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Martyred for the Gospel

Martyred for the Gospel
The burning of Tharchbishop of Cant. D. Tho. Cranmer in the town dich at Oxford, with his hand first thrust into the fyre, wherwith he subscribed before. [Click on the picture to see Cranmer's last words.]

Collect of the Day

The Fifth Sunday after the Epiphany.
The Collect.

O LORD, we beseech thee to keep thy Church and household continually in thy true religion; that they who do lean only upon the hope of thy heavenly grace may evermore be defended by thy mighty power; through Jesus Christ our Lord. Amen.

Daily Bible Verse

Tuesday, December 04, 2012

Christological Controversies: Is Jesus Christ Omnipresent?

Someone over at Facebook posted a link to a new book, the title of which is, "The Omnipresence of Jesus."  The book is written by Theodore Zachariades.  I do not know Mr. Zachariades but I did read somewhere online that he is a calvinistic Baptist.

At any rate, I had a few words with Mr. Zachariades in Facebook over the controversial nature of his book title.  After that exchange he agreed to send me a copy of the book to review for the blog.  I will be reading and reviewing the book after I receive it in the mail.

Someone else asked me about how Hebrews 13:8 relates to the issue and this is the response I posted at Facebook after the thread was closed:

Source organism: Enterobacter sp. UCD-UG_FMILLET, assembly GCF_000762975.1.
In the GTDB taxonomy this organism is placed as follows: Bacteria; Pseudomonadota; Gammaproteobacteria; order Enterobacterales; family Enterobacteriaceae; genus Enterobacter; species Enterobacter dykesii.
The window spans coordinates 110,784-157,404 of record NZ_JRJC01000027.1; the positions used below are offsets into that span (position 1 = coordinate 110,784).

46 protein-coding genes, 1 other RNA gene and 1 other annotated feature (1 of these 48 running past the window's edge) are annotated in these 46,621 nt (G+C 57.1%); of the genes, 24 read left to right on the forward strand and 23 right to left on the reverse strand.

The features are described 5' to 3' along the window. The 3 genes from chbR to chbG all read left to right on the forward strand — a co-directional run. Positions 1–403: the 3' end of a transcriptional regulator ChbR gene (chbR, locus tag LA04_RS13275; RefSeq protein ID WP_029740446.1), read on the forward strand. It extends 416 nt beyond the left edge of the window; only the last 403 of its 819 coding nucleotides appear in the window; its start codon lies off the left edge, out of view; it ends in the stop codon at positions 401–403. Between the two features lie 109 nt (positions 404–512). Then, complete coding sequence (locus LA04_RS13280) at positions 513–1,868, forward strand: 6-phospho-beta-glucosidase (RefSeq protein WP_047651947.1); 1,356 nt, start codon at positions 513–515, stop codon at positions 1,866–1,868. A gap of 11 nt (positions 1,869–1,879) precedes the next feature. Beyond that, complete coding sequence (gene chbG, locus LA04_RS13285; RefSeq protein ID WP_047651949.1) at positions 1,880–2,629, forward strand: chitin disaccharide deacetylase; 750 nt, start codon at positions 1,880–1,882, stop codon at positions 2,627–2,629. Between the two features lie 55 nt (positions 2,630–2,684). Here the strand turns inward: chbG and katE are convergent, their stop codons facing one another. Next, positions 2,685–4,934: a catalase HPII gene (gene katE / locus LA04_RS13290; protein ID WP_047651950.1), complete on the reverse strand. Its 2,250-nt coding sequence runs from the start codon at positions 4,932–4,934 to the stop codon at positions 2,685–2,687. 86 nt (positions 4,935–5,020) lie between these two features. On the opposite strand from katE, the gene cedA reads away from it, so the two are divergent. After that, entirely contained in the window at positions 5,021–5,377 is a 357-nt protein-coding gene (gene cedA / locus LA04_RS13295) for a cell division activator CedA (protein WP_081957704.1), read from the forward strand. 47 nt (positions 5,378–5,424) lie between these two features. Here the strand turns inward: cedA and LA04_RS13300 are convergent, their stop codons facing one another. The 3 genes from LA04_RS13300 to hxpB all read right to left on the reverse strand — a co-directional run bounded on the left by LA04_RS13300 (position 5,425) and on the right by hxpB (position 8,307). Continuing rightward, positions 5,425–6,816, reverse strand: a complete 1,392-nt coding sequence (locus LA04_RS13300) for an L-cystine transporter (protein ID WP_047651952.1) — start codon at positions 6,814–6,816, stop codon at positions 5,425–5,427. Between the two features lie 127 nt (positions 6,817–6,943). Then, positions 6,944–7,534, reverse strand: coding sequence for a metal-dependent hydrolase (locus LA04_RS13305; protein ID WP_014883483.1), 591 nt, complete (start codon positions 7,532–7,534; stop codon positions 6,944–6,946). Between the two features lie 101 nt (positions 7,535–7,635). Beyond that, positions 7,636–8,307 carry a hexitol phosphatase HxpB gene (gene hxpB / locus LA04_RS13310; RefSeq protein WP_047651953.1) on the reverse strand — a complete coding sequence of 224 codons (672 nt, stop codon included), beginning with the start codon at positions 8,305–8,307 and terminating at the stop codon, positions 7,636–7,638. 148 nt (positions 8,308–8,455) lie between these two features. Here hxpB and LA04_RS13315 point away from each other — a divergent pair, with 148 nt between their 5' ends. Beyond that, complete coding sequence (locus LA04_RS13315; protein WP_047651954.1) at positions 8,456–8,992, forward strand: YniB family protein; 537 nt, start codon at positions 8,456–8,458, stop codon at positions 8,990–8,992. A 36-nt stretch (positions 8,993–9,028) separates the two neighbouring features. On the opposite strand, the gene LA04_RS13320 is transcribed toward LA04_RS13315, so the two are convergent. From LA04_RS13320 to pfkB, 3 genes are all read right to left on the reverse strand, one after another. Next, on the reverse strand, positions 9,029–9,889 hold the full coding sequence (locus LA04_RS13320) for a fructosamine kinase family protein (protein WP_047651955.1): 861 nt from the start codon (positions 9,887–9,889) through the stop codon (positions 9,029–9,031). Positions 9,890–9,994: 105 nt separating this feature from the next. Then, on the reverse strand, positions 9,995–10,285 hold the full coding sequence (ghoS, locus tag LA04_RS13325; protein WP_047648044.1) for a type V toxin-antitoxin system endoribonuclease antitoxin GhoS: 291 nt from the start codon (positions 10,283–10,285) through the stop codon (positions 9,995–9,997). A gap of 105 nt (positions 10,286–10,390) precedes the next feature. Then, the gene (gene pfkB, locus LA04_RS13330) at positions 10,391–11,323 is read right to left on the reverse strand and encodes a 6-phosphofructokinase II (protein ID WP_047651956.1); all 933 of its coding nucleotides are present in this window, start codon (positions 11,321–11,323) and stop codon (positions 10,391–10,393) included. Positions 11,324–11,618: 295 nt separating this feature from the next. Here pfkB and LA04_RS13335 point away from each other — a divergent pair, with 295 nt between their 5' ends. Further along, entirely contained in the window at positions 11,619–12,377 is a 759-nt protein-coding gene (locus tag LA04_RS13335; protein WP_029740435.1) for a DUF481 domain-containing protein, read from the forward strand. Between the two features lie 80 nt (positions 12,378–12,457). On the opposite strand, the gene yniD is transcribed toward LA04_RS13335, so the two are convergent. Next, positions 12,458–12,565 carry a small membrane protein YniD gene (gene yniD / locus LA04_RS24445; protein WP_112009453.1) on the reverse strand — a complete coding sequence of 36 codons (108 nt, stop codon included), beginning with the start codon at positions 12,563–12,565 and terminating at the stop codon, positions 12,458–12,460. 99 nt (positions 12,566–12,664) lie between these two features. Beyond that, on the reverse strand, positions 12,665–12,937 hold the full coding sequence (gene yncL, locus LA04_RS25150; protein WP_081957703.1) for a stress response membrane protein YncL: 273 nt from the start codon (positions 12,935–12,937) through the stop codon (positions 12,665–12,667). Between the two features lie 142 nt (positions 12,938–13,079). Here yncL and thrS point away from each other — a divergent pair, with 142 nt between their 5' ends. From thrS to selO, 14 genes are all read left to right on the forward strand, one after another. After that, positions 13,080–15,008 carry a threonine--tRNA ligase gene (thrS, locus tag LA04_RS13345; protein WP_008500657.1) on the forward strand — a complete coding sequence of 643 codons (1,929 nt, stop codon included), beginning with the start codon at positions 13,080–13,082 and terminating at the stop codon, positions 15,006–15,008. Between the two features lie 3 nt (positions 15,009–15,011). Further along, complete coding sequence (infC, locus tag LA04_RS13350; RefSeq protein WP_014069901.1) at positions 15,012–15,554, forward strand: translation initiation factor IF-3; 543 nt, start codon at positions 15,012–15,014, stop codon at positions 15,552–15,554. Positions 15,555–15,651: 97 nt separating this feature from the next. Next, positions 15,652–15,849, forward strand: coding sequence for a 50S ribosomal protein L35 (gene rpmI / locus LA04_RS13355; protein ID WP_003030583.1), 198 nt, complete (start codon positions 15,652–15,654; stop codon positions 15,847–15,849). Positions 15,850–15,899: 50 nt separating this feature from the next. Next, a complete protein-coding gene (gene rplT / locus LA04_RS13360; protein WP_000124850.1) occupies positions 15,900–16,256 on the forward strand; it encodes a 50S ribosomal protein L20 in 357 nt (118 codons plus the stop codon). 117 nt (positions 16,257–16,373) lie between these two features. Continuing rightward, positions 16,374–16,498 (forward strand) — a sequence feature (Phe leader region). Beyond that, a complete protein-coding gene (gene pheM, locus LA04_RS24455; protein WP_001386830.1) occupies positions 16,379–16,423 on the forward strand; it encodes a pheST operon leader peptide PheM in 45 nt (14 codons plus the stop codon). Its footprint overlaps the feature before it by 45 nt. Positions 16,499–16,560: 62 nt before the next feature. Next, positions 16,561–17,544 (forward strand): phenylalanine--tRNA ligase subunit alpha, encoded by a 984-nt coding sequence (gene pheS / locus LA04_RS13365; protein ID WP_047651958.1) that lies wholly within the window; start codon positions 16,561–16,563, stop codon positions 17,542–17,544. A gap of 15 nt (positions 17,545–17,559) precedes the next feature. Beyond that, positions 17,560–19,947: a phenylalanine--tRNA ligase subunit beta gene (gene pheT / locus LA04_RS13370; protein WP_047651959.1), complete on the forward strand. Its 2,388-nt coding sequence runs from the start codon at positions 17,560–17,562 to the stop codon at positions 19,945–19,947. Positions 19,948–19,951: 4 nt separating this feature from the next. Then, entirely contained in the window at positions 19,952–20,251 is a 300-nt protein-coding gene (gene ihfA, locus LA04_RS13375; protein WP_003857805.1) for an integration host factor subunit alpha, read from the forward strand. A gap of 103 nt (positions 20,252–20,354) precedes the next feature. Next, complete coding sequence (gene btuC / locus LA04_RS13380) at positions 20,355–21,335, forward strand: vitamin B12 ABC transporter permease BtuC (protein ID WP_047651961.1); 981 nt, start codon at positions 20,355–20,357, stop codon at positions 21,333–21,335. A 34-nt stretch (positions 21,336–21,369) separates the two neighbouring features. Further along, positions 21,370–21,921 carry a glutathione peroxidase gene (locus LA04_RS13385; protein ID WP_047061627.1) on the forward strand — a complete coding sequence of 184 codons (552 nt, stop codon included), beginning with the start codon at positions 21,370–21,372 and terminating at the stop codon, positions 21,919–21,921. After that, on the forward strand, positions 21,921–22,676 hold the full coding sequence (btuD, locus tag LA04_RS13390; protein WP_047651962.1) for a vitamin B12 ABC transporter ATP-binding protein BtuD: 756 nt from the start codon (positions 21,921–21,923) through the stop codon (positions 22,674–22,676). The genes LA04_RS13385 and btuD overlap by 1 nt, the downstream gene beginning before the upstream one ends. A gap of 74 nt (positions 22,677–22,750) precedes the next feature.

Alan, Hebrews 13:8?  I don't believe I mentioned that verse.  However, the Definition of Chalcedon 451 A.D. makes it clear that the monophysite or Eutychian error is a heresy.  Jesus Christ is one person according to Chalcedon.  The Apollonarian error was that the human soul was replaced by the second Person of the Godhead, the divine Logos.  The orthodox view and the Scriptural view is that Jesus Christ is fully human.  That means that in the incarnation the body and soul of Jesus is the same as ours with the exception that He committed no sins.  The doctrine of the hypostatic union rejects the idea that Jesus is a mixture of God and man in one nature.  Neither are the two natures separated but parallel in Jesus.  They are perfectly united in the one person of Jesus Christ such that He has a fully human soul and at the same time He is the fully divine person of the Logos, perfectly united, not mixed or confused together, nor separated.  

In short, the divine attributes are not communicated to the human nature.  We do not worship the physical image of Jesus Christ or His human nature.  We worship the person of Christ who is the divine Logos, the second person of the Godhead.  The Lutherans say that the divine nature is communicated to the human nature so that it is omnipresent and in that way the real body and blood of Christ is in the bread and wine at the administration of the sacrament of the Lord's Supper.  The Reformed view disagrees because the body of Christ is not omnipresent but is locally present in heaven at the Father's right hand.

The Anglo-Catholics and the Roman Catholics go even further by asserting that the body and blood of Christ are to be worshipped.  That's why at their communion services you see them lifting up the wafer and bowing down to it as an idol.  It is blatantly idolatrous to worship the bread and wine as if they were God rather than creatures or created things.